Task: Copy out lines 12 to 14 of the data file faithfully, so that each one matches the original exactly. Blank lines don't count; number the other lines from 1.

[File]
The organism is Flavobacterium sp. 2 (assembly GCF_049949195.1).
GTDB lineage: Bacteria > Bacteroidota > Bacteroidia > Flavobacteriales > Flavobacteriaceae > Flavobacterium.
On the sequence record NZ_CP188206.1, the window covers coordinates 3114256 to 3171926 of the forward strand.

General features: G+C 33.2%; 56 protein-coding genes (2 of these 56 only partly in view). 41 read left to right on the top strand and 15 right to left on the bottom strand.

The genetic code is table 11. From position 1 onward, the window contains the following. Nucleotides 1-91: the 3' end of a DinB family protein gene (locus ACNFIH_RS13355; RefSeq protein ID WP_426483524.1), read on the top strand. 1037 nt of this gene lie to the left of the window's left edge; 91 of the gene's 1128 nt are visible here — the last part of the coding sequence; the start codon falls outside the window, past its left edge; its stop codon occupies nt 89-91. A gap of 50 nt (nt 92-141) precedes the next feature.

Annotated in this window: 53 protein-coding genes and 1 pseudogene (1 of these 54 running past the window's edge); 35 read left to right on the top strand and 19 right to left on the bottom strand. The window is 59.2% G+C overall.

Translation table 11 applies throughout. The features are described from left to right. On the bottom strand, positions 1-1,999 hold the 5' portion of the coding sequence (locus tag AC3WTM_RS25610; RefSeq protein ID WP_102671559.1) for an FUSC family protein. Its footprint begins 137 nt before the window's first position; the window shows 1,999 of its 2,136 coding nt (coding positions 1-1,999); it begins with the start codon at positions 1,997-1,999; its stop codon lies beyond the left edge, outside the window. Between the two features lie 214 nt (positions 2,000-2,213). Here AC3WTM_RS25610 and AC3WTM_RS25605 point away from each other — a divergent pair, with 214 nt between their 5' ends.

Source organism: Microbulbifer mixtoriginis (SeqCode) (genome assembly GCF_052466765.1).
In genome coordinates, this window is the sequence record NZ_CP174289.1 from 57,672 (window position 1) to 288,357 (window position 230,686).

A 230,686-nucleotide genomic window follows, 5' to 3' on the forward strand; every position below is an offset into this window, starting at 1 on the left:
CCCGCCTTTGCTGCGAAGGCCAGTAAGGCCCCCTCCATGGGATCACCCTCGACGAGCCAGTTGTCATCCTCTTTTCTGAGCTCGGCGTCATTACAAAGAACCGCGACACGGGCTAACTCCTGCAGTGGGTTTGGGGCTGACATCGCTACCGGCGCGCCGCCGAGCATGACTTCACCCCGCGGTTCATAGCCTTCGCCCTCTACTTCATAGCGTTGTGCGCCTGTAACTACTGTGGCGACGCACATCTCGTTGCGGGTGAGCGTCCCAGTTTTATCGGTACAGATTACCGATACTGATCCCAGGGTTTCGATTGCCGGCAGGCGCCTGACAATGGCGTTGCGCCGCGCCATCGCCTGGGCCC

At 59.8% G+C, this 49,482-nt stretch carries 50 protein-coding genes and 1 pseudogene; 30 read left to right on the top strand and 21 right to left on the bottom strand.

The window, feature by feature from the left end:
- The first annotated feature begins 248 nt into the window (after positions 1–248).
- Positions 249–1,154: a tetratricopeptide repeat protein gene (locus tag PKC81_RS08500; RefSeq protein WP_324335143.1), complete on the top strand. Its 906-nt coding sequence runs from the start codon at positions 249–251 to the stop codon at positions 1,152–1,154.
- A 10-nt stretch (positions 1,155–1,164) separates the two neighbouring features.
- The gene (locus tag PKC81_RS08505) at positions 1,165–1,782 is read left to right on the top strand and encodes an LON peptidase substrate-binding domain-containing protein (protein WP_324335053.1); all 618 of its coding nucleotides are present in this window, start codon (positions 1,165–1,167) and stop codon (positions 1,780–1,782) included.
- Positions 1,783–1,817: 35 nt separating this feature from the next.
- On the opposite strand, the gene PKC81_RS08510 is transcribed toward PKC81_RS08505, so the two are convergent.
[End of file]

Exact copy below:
At 59.8% G+C, this 49,482-nt stretch carries 50 protein-coding genes and 1 pseudogene; 30 read left to right on the top strand and 21 right to left on the bottom strand.

The window, feature by feature from the left end:
- The first annotated feature begins 248 nt into the window (after positions 1–248).